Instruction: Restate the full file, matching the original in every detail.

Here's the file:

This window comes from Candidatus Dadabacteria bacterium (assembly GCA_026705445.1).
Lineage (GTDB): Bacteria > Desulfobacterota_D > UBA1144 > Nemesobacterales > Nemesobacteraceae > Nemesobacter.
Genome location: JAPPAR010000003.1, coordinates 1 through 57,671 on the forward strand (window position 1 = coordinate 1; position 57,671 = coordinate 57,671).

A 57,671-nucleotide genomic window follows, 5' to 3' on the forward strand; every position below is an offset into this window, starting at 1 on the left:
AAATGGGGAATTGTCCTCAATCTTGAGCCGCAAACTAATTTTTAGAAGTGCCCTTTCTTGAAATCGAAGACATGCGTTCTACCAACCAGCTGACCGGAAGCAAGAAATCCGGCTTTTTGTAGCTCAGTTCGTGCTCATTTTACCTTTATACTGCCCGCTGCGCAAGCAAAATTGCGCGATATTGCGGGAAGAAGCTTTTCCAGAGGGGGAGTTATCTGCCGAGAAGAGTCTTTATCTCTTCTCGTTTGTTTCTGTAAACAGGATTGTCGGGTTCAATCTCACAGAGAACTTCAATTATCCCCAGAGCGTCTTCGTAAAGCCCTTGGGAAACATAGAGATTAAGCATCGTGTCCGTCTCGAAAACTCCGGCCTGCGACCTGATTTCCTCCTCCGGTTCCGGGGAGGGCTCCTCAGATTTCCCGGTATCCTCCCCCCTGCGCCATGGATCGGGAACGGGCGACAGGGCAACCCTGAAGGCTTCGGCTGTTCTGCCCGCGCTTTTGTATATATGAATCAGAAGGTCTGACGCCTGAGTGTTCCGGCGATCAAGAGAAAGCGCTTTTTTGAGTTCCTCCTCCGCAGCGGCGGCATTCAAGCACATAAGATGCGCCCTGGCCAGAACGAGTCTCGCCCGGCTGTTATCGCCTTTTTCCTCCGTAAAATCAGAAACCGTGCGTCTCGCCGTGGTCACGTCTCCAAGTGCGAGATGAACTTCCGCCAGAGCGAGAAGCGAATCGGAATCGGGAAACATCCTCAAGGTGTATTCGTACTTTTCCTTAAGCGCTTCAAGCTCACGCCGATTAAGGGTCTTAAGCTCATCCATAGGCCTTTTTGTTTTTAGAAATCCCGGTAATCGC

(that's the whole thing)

This window comes from Candidatus Dadabacteria bacterium (assembly GCA_026705445.1).
Lineage (GTDB): Bacteria > Desulfobacterota_D > UBA1144 > Nemesobacterales > Nemesobacteraceae > Nemesobacter.
Genome location: JAPPAR010000003.1, coordinates 1 through 57,671 on the forward strand (window position 1 = coordinate 1; position 57,671 = coordinate 57,671).

A 57,671-nucleotide genomic window follows, 5' to 3' on the forward strand; every position below is an offset into this window, starting at 1 on the left:
AAATGGGGAATTGTCCTCAATCTTGAGCCGCAAACTAATTTTTAGAAGTGCCCTTTCTTGAAATCGAAGACATGCGTTCTACCAACCAGCTGACCGGAAGCAAGAAATCCGGCTTTTTGTAGCTCAGTTCGTGCTCATTTTACCTTTATACTGCCCGCTGCGCAAGCAAAATTGCGCGATATTGCGGGAAGAAGCTTTTCCAGAGGGGGAGTTATCTGCCGAGAAGAGTCTTTATCTCTTCTCGTTTGTTTCTGTAAACAGGATTGTCGGGTTCAATCTCACAGAGAACTTCAATTATCCCCAGAGCGTCTTCGTAAAGCCCTTGGGAAACATAGAGATTAAGCATCGTGTCCGTCTCGAAAACTCCGGCCTGCGACCTGATTTCCTCCTCCGGTTCCGGGGAGGGCTCCTCAGATTTCCCGGTATCCTCCCCCCTGCGCCATGGATCGGGAACGGGCGACAGGGCAACCCTGAAGGCTTCGGCTGTTCTGCCCGCGCTTTTGTATATATGAATCAGAAGGTCTGACGCCTGAGTGTTCCGGCGATCAAGAGAAAGCGCTTTTTTGAGTTCCTCCTCCGCAGCGGCGGCATTCAAGCACATAAGATGCGCCCTGGCCAGAACGAGTCTCGCCCGGCTGTTATCGCCTTTTTCCTCCGTAAAATCAGAAACCGTGCGTCTCGCCGTGGTCACGTCTCCAAGTGCGAGATGAACTTCCGCCAGAGCGAGAAGCGAATCGGAATCGGGAAACATCCTCAAGGTGTATTCGTACTTTTCCTTAAGCGCTTCAAGCTCACGCCGATTAAGGGTCTTAAGCTCATCCATAGGCCTTTTTGTTTTTAGAAATCCCGGTAATCGC